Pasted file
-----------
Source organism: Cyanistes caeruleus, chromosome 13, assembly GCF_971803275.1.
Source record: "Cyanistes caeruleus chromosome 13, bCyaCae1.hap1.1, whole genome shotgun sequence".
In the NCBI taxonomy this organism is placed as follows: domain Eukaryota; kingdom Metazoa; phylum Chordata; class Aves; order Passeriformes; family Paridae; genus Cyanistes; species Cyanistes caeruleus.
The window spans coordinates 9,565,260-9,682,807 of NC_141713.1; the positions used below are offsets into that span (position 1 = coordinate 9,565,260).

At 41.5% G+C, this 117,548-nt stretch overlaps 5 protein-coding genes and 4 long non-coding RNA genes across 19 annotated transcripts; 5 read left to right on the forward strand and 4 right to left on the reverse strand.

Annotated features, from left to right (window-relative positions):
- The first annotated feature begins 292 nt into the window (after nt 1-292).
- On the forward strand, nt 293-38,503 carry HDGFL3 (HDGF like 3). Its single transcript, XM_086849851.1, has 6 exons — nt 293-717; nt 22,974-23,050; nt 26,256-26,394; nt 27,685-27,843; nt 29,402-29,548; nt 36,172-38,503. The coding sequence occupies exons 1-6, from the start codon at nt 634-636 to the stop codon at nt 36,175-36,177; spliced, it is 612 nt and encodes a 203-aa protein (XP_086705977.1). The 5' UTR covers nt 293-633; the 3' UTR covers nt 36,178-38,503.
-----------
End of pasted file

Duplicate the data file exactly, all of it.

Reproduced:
Source organism: Cyanistes caeruleus, chromosome 13, assembly GCF_971803275.1.
Source record: "Cyanistes caeruleus chromosome 13, bCyaCae1.hap1.1, whole genome shotgun sequence".
In the NCBI taxonomy this organism is placed as follows: domain Eukaryota; kingdom Metazoa; phylum Chordata; class Aves; order Passeriformes; family Paridae; genus Cyanistes; species Cyanistes caeruleus.
The window spans coordinates 9,565,260-9,682,807 of NC_141713.1; the positions used below are offsets into that span (position 1 = coordinate 9,565,260).

At 41.5% G+C, this 117,548-nt stretch overlaps 5 protein-coding genes and 4 long non-coding RNA genes across 19 annotated transcripts; 5 read left to right on the forward strand and 4 right to left on the reverse strand.

Annotated features, from left to right (window-relative positions):
- The first annotated feature begins 292 nt into the window (after nt 1-292).
- On the forward strand, nt 293-38,503 carry HDGFL3 (HDGF like 3). Its single transcript, XM_086849851.1, has 6 exons — nt 293-717; nt 22,974-23,050; nt 26,256-26,394; nt 27,685-27,843; nt 29,402-29,548; nt 36,172-38,503. The coding sequence occupies exons 1-6, from the start codon at nt 634-636 to the stop codon at nt 36,175-36,177; spliced, it is 612 nt and encodes a 203-aa protein (XP_086705977.1). The 5' UTR covers nt 293-633; the 3' UTR covers nt 36,178-38,503.